Not all short duration is created equal. In the fixed income space, the recent market volatility brought on by rising interest rates, inflation concerns, and geopolitical risks serve as a reminder of the importance to balance investment goals of reaching for higher yield with managing risk.

Many short duration bond funds can incur rapid price declines during periods of extreme market uncertainty and volatility due to aggressive positioning in riskier assets, including below investment grade securities, while others can weather downturns more effectively.

This divergence indicates that the key for investors may be to find an active manager within short duration who seeks to incorporate robust risk management processes to help protect them during market descents and reward them in stable times.

For investors looking to ensure their short-term fixed income strategies are prepared for future uncertainty, here are three questions to consider.

  1. Is it “Short Duration” in Name Only?

    Extending durations in some short-term bond funds can put investors at greater risk. Put simply, going out further in maturity can expose investors to more interest rate risk. Increased duration can be beneficial if interest rates fall, but – as illustrated in the graphic below – can be detrimental to investors and fund performance in the event that interest rates rise.

    March 2022 YTD Total Return vs. Effective Duration for Short-Term Bond Funds
    Line of best fit graph showing the total return, YTD of March 2022 in percent on the y-axis versus the fund effective duration on the x-axis. Source: Morningstar Direct, 2022. Past performance is no guarantee of future results.

  2. High Yield, High Risk?

    A strategy’s standard deviation – which measures the dispersion of a fund’s performance relative to its mean – can provide a good sense of a strategy’s risk-adjusted returns. Over the 36-month period ending in March 2022, strategies with larger high yield allocations vs. short-term bond strategies with a more evenly dispersed credit quality mix experienced greater performance volatility on average, indicating a riskier approach to short-term bond investing.

    March 2022 Standard Deviation vs. High Yield Allocation for Short-Term Bond Funds

     
    Avg. High Yield Allocation (%) as of March 2022
    Avg. St. Dev. (3 yr) as of March 2022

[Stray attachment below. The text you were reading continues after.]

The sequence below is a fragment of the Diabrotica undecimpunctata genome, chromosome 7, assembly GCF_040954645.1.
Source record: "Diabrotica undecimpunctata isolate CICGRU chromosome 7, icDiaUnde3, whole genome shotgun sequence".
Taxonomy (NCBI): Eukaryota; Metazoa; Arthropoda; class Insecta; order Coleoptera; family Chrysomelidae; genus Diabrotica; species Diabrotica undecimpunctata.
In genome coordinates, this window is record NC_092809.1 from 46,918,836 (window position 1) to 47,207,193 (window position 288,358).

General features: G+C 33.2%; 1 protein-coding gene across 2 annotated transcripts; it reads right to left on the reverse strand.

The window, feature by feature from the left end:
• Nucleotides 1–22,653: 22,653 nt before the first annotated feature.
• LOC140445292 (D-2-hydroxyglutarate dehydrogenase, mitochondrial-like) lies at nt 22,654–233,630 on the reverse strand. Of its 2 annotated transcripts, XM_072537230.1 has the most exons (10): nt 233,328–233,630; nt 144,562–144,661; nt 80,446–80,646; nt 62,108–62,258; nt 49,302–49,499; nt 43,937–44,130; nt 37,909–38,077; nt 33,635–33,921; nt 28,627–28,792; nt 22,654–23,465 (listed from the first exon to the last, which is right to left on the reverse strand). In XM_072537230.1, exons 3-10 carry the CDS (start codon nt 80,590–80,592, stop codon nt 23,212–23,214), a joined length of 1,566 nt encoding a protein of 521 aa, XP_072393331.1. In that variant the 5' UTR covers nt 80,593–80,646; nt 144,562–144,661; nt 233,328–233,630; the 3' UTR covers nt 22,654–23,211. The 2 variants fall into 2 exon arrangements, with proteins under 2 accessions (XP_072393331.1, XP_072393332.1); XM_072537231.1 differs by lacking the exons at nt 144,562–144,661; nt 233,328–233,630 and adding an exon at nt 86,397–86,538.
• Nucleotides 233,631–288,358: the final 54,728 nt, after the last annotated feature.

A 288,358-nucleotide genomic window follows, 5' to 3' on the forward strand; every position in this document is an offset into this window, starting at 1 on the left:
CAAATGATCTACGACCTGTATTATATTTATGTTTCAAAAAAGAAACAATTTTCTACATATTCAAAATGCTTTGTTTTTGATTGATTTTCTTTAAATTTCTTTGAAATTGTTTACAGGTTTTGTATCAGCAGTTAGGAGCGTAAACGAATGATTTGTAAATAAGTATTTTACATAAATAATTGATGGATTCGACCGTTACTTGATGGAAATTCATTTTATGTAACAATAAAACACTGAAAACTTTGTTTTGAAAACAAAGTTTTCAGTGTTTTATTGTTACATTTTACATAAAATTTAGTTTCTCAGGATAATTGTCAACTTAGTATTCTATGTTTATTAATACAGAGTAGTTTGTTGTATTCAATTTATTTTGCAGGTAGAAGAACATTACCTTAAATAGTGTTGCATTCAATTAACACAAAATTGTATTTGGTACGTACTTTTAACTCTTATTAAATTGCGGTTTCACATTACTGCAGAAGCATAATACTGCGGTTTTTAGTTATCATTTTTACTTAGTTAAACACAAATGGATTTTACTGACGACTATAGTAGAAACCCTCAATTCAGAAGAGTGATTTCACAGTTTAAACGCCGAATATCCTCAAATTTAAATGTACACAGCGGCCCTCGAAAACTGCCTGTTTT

Top 20 High Yield Allocation Short-Term Bond Funds
    25.62
    4.80
    Short-Term Bond Category
    7.01
    3.20

    Source: Morningstar Direct, 2022. Past performance is no guarantee of future results.

  3. Is the Strategy Juiced?

    While some short-term bond funds position themselves as basic, diversified fixed income strategies, they may also hold high yield – and higher risk – securities. In times of heightened credit default risk, such as in March 2020 during the Covid-19 shock, short duration funds with an overweight allocation to high yield sustained a harder hit to performance compared to more conservative strategies.

    March 2020 High Yield Allocation and Returns for Short-Term Bond Funds
    Line of best fit graph showing the total return, YTD of March 2020 in percent on the y-axis versus the fund high yield allocation in percent on the x-axis. Source: Morningstar Direct, 2022. Past performance is no guarantee of future results.

Face Rising Interest Rates with a Short-Term Bond Approach

A short duration approach to fixed income investing may alleviate rising interest rate concerns. Add to this disciplined risk management and an active approach, and a short-duration approach may also satisfy various market conditions through the years.

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Want to hear more about what short-duration investing can provide?

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All investing involves risk, including the risk of loss. Investment risk exists with equity, fixed income, and alternative investments. There is no assurance that any investment will meet its performance objectives or that losses will be avoided. Investors should fully understand the risks associated with any investment prior to investing.

Fixed income securities may carry one or more of the following risks: credit, interest rate (as interest rates rise bond prices usually fall), inflation and liquidity.

This material is provided for informational purposes only and should not be construed as investment advice. The views and opinions expressed above may change based on market and other conditions. There can be no assurance that developments will transpire as forecasted.

This material may not be redistributed, published, or reproduced, in whole or in part. Although Natixis Investment Managers believes the information provided in this material to be reliable, including that from third party sources, it does not guarantee the accuracy, adequacy or completeness of such information.

Unlike passive investments, there are no indexes that an active investment attempts to track or replicate. Thus, the ability of an active investment to achieve its objectives will depend on the effectiveness of the investment manager.

Before investing, consider the fund's investment objectives, risks, charges, and expenses. Visit im.natixis.com or call 800-225-5478 for a prospectus or a summary prospectus containing this and other information. Read it carefully.


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